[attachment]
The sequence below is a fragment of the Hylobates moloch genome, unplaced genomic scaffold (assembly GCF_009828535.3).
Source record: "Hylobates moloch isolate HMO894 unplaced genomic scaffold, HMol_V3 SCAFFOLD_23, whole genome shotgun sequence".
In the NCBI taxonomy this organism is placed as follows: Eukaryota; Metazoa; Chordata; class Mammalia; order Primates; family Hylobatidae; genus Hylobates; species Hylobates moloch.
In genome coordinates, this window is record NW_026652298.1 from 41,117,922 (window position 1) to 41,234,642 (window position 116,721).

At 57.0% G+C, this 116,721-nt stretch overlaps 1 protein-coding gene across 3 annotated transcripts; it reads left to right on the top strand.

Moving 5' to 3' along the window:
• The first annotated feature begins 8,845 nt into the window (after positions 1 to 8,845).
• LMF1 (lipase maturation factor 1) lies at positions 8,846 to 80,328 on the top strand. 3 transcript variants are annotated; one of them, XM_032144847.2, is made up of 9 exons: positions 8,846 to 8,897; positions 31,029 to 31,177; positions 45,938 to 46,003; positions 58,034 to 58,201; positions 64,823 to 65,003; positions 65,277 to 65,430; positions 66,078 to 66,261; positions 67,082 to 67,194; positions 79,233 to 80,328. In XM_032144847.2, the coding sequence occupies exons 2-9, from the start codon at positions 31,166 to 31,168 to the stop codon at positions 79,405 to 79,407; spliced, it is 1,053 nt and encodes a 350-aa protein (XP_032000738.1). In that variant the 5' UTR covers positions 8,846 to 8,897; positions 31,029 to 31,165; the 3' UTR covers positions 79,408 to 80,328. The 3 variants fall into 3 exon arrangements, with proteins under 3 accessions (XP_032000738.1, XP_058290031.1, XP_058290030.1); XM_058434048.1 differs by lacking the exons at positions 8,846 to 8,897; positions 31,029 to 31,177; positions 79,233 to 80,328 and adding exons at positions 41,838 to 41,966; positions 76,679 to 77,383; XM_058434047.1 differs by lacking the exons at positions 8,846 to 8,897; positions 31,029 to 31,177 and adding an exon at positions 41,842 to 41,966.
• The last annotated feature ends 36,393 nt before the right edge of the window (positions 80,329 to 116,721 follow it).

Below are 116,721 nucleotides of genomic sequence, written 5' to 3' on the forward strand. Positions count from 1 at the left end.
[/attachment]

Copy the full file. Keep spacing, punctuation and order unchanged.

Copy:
The sequence below is a fragment of the Hylobates moloch genome, unplaced genomic scaffold (assembly GCF_009828535.3).
Source record: "Hylobates moloch isolate HMO894 unplaced genomic scaffold, HMol_V3 SCAFFOLD_23, whole genome shotgun sequence".
In the NCBI taxonomy this organism is placed as follows: Eukaryota; Metazoa; Chordata; class Mammalia; order Primates; family Hylobatidae; genus Hylobates; species Hylobates moloch.
In genome coordinates, this window is record NW_026652298.1 from 41,117,922 (window position 1) to 41,234,642 (window position 116,721).

At 57.0% G+C, this 116,721-nt stretch overlaps 1 protein-coding gene across 3 annotated transcripts; it reads left to right on the top strand.

Moving 5' to 3' along the window:
• The first annotated feature begins 8,845 nt into the window (after positions 1 to 8,845).
• LMF1 (lipase maturation factor 1) lies at positions 8,846 to 80,328 on the top strand. 3 transcript variants are annotated; one of them, XM_032144847.2, is made up of 9 exons: positions 8,846 to 8,897; positions 31,029 to 31,177; positions 45,938 to 46,003; positions 58,034 to 58,201; positions 64,823 to 65,003; positions 65,277 to 65,430; positions 66,078 to 66,261; positions 67,082 to 67,194; positions 79,233 to 80,328. In XM_032144847.2, the coding sequence occupies exons 2-9, from the start codon at positions 31,166 to 31,168 to the stop codon at positions 79,405 to 79,407; spliced, it is 1,053 nt and encodes a 350-aa protein (XP_032000738.1). In that variant the 5' UTR covers positions 8,846 to 8,897; positions 31,029 to 31,165; the 3' UTR covers positions 79,408 to 80,328. The 3 variants fall into 3 exon arrangements, with proteins under 3 accessions (XP_032000738.1, XP_058290031.1, XP_058290030.1); XM_058434048.1 differs by lacking the exons at positions 8,846 to 8,897; positions 31,029 to 31,177; positions 79,233 to 80,328 and adding exons at positions 41,838 to 41,966; positions 76,679 to 77,383; XM_058434047.1 differs by lacking the exons at positions 8,846 to 8,897; positions 31,029 to 31,177 and adding an exon at positions 41,842 to 41,966.
• The last annotated feature ends 36,393 nt before the right edge of the window (positions 80,329 to 116,721 follow it).

Below are 116,721 nucleotides of genomic sequence, written 5' to 3' on the forward strand. Positions count from 1 at the left end.